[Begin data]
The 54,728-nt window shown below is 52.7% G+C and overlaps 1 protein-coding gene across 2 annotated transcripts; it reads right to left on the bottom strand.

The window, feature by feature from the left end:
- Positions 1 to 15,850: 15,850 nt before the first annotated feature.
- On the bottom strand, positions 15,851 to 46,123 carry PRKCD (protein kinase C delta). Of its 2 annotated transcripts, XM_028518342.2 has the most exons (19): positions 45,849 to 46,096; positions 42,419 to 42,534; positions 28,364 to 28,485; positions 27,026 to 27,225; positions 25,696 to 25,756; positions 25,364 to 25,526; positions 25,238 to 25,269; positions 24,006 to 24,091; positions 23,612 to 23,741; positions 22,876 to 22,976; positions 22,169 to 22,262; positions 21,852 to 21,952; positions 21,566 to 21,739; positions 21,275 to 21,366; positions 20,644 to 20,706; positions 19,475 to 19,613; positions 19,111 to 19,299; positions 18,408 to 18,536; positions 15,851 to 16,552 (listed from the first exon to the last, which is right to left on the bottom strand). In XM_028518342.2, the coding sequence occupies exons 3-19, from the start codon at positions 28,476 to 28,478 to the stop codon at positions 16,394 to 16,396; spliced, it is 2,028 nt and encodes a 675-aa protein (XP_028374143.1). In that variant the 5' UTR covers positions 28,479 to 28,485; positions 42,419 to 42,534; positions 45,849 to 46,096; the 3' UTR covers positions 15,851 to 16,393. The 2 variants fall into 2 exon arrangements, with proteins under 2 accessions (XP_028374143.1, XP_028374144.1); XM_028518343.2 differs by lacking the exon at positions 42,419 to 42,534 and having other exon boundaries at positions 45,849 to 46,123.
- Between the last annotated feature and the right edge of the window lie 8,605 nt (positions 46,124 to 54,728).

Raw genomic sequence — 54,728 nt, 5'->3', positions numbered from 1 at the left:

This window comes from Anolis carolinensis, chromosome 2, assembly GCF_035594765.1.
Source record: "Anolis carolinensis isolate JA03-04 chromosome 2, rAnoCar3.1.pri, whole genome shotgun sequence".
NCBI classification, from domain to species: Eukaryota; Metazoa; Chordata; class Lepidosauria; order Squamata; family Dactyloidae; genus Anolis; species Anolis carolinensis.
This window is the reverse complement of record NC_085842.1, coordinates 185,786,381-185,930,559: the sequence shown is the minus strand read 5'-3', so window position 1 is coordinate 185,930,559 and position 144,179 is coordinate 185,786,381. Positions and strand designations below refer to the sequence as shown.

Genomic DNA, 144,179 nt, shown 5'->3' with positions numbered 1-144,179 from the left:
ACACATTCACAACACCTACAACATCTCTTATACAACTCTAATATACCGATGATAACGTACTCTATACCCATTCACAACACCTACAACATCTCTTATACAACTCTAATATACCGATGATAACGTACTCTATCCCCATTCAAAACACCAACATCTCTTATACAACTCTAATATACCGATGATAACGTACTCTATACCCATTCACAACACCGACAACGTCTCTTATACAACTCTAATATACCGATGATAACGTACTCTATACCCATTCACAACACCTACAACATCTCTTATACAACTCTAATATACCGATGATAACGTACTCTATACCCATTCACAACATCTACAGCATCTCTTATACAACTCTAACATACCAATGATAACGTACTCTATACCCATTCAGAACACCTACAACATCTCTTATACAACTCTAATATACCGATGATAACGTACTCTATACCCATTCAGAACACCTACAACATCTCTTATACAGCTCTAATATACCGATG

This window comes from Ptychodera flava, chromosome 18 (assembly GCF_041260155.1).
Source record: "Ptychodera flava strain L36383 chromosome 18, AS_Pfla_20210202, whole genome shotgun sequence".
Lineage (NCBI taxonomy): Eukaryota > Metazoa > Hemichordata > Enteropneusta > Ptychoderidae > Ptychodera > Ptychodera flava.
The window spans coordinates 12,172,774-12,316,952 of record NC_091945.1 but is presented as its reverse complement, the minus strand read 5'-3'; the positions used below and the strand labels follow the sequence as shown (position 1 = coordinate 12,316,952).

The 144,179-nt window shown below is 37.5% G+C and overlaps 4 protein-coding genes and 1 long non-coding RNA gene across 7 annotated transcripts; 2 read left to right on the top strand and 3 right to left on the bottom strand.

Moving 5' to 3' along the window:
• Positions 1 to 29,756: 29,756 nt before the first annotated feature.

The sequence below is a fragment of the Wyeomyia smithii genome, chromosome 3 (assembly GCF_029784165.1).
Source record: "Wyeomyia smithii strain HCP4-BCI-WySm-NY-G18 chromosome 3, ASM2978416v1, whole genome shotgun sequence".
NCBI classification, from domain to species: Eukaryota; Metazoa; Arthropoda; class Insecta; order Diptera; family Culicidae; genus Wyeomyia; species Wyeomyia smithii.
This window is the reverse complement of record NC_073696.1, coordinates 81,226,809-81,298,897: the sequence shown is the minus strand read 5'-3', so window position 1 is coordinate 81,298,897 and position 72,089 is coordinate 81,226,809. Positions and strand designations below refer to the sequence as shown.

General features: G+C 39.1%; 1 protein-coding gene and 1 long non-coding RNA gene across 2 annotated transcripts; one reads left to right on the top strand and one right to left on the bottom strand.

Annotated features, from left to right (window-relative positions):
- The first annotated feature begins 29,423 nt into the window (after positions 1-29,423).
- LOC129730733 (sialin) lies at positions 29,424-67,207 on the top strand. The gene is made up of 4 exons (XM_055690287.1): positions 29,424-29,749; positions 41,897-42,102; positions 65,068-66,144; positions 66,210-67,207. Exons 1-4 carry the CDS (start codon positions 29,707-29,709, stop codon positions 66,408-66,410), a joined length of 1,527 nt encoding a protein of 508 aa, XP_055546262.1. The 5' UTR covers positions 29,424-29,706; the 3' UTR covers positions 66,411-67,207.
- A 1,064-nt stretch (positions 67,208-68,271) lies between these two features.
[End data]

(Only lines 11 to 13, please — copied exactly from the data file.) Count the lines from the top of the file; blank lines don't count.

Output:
Genomic DNA, 144,179 nt, shown 5'->3' with positions numbered 1-144,179 from the left:
ACACATTCACAACACCTACAACATCTCTTATACAACTCTAATATACCGATGATAACGTACTCTATACCCATTCACAACACCTACAACATCTCTTATACAACTCTAATATACCGATGATAACGTACTCTATCCCCATTCAAAACACCAACATCTCTTATACAACTCTAATATACCGATGATAACGTACTCTATACCCATTCACAACACCGACAACGTCTCTTATACAACTCTAATATACCGATGATAACGTACTCTATACCCATTCACAACACCTACAACATCTCTTATACAACTCTAATATACCGATGATAACGTACTCTATACCCATTCACAACATCTACAGCATCTCTTATACAACTCTAACATACCAATGATAACGTACTCTATACCCATTCAGAACACCTACAACATCTCTTATACAACTCTAATATACCGATGATAACGTACTCTATACCCATTCAGAACACCTACAACATCTCTTATACAGCTCTAATATACCGATG

This window comes from Ptychodera flava, chromosome 18 (assembly GCF_041260155.1).